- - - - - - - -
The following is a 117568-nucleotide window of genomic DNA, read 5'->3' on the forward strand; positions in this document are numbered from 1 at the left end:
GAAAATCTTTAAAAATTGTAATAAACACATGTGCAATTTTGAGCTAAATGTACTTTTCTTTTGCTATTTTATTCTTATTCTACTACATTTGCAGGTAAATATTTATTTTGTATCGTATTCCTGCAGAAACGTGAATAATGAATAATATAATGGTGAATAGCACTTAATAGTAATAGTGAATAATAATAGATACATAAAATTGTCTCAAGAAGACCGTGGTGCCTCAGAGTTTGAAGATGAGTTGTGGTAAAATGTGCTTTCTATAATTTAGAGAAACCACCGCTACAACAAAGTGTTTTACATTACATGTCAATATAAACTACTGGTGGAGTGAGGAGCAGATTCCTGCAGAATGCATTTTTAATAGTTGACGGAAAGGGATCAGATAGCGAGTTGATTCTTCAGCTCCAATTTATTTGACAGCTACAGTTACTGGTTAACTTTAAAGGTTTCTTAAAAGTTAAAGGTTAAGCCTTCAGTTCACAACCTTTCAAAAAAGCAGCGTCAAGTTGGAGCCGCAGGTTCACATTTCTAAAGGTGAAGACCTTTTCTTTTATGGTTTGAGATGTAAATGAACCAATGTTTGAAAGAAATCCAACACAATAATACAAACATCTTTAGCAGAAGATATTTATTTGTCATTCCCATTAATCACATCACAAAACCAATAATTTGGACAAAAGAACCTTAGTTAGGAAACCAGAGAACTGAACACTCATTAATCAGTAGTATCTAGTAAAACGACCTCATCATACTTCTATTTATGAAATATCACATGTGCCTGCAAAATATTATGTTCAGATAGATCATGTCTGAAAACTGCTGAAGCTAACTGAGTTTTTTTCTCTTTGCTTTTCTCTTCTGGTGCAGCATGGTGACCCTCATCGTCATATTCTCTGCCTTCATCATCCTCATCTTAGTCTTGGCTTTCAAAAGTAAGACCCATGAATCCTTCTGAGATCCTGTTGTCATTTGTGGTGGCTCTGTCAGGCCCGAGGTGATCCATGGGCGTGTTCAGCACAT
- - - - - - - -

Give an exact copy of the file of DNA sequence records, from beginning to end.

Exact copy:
The following is a 117568-nucleotide window of genomic DNA, read 5'->3' on the forward strand; positions in this document are numbered from 1 at the left end:
GAAAATCTTTAAAAATTGTAATAAACACATGTGCAATTTTGAGCTAAATGTACTTTTCTTTTGCTATTTTATTCTTATTCTACTACATTTGCAGGTAAATATTTATTTTGTATCGTATTCCTGCAGAAACGTGAATAATGAATAATATAATGGTGAATAGCACTTAATAGTAATAGTGAATAATAATAGATACATAAAATTGTCTCAAGAAGACCGTGGTGCCTCAGAGTTTGAAGATGAGTTGTGGTAAAATGTGCTTTCTATAATTTAGAGAAACCACCGCTACAACAAAGTGTTTTACATTACATGTCAATATAAACTACTGGTGGAGTGAGGAGCAGATTCCTGCAGAATGCATTTTTAATAGTTGACGGAAAGGGATCAGATAGCGAGTTGATTCTTCAGCTCCAATTTATTTGACAGCTACAGTTACTGGTTAACTTTAAAGGTTTCTTAAAAGTTAAAGGTTAAGCCTTCAGTTCACAACCTTTCAAAAAAGCAGCGTCAAGTTGGAGCCGCAGGTTCACATTTCTAAAGGTGAAGACCTTTTCTTTTATGGTTTGAGATGTAAATGAACCAATGTTTGAAAGAAATCCAACACAATAATACAAACATCTTTAGCAGAAGATATTTATTTGTCATTCCCATTAATCACATCACAAAACCAATAATTTGGACAAAAGAACCTTAGTTAGGAAACCAGAGAACTGAACACTCATTAATCAGTAGTATCTAGTAAAACGACCTCATCATACTTCTATTTATGAAATATCACATGTGCCTGCAAAATATTATGTTCAGATAGATCATGTCTGAAAACTGCTGAAGCTAACTGAGTTTTTTTCTCTTTGCTTTTCTCTTCTGGTGCAGCATGGTGACCCTCATCGTCATATTCTCTGCCTTCATCATCCTCATCTTAGTCTTGGCTTTCAAAAGTAAGACCCATGAATCCTTCTGAGATCCTGTTGTCATTTGTGGTGGCTCTGTCAGGCCCGAGGTGATCCATGGGCGTGTTCAGCACAT